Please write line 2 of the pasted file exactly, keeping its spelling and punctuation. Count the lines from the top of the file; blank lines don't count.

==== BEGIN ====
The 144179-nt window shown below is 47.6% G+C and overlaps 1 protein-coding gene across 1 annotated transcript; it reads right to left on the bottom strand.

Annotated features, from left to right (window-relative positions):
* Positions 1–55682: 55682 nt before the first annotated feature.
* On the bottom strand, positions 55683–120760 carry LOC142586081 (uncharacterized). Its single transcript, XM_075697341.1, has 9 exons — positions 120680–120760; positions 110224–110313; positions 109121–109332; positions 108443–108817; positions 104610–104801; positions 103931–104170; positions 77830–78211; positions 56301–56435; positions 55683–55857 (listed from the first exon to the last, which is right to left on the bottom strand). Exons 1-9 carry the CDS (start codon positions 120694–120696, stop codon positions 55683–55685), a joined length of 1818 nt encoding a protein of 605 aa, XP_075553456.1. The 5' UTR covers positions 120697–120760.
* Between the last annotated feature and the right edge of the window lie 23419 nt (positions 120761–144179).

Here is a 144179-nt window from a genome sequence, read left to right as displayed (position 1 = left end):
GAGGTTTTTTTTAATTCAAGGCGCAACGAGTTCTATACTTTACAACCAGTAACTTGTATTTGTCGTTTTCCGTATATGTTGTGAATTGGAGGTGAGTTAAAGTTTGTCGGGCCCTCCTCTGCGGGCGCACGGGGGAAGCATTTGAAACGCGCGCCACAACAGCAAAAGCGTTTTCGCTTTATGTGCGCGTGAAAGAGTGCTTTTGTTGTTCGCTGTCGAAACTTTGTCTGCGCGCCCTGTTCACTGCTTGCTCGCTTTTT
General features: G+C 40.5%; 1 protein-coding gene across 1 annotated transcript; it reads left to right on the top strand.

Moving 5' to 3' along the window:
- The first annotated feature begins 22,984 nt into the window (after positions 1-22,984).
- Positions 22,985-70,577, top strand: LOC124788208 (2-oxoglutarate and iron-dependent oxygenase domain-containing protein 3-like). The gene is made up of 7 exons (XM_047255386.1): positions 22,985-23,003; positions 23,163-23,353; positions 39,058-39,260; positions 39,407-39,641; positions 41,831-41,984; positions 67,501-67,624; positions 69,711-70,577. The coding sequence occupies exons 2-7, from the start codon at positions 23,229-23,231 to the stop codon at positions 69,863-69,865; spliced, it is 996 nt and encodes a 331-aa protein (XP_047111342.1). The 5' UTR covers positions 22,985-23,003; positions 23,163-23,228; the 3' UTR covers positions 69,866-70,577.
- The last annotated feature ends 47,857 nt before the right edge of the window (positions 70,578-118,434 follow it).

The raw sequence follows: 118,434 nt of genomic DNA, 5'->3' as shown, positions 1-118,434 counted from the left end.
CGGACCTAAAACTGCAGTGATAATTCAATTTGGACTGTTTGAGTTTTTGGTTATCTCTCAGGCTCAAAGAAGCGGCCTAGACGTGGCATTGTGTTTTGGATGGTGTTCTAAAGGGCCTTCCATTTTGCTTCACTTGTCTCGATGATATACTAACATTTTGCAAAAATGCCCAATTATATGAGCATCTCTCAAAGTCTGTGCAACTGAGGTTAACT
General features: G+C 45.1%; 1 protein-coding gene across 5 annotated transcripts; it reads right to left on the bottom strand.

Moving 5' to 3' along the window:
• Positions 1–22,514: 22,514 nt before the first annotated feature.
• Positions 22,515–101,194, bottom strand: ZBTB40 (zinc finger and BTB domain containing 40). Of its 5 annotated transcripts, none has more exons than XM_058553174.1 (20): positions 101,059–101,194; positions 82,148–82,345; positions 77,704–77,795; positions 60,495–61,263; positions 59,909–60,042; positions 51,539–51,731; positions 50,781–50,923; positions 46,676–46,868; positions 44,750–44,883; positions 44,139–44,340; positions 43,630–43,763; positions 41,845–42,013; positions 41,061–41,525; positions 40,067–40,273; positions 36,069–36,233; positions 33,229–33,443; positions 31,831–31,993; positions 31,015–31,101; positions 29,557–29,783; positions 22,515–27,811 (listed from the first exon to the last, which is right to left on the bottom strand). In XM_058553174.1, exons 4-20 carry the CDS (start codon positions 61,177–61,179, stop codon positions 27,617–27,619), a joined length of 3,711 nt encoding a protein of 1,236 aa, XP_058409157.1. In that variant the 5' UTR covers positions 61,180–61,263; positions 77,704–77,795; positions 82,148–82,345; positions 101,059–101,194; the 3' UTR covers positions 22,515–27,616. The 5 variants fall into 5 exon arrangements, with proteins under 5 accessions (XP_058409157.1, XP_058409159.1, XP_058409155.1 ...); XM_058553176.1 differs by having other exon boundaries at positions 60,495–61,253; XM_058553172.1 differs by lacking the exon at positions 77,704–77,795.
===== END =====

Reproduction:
Annotated features, from left to right (window-relative positions):